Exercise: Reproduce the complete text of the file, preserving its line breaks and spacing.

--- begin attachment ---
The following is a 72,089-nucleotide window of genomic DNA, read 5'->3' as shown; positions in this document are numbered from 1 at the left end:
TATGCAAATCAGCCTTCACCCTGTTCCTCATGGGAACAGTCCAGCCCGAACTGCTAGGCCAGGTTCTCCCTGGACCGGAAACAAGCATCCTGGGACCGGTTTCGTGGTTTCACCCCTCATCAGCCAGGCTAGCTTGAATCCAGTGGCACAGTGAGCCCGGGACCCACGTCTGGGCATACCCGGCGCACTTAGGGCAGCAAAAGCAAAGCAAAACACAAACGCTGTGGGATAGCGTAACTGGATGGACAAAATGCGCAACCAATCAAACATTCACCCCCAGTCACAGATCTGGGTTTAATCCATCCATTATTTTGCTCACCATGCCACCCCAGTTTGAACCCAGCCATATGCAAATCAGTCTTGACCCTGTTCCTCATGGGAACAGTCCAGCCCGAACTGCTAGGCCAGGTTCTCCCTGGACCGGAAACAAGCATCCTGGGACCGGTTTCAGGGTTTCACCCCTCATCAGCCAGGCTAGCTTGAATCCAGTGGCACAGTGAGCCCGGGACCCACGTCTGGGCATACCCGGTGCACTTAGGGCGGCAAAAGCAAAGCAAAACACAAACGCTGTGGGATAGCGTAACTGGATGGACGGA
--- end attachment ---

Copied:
The following is a 72,089-nucleotide window of genomic DNA, read 5'->3' as shown; positions in this document are numbered from 1 at the left end:
TATGCAAATCAGCCTTCACCCTGTTCCTCATGGGAACAGTCCAGCCCGAACTGCTAGGCCAGGTTCTCCCTGGACCGGAAACAAGCATCCTGGGACCGGTTTCGTGGTTTCACCCCTCATCAGCCAGGCTAGCTTGAATCCAGTGGCACAGTGAGCCCGGGACCCACGTCTGGGCATACCCGGCGCACTTAGGGCAGCAAAAGCAAAGCAAAACACAAACGCTGTGGGATAGCGTAACTGGATGGACAAAATGCGCAACCAATCAAACATTCACCCCCAGTCACAGATCTGGGTTTAATCCATCCATTATTTTGCTCACCATGCCACCCCAGTTTGAACCCAGCCATATGCAAATCAGTCTTGACCCTGTTCCTCATGGGAACAGTCCAGCCCGAACTGCTAGGCCAGGTTCTCCCTGGACCGGAAACAAGCATCCTGGGACCGGTTTCAGGGTTTCACCCCTCATCAGCCAGGCTAGCTTGAATCCAGTGGCACAGTGAGCCCGGGACCCACGTCTGGGCATACCCGGTGCACTTAGGGCGGCAAAAGCAAAGCAAAACACAAACGCTGTGGGATAGCGTAACTGGATGGACGGA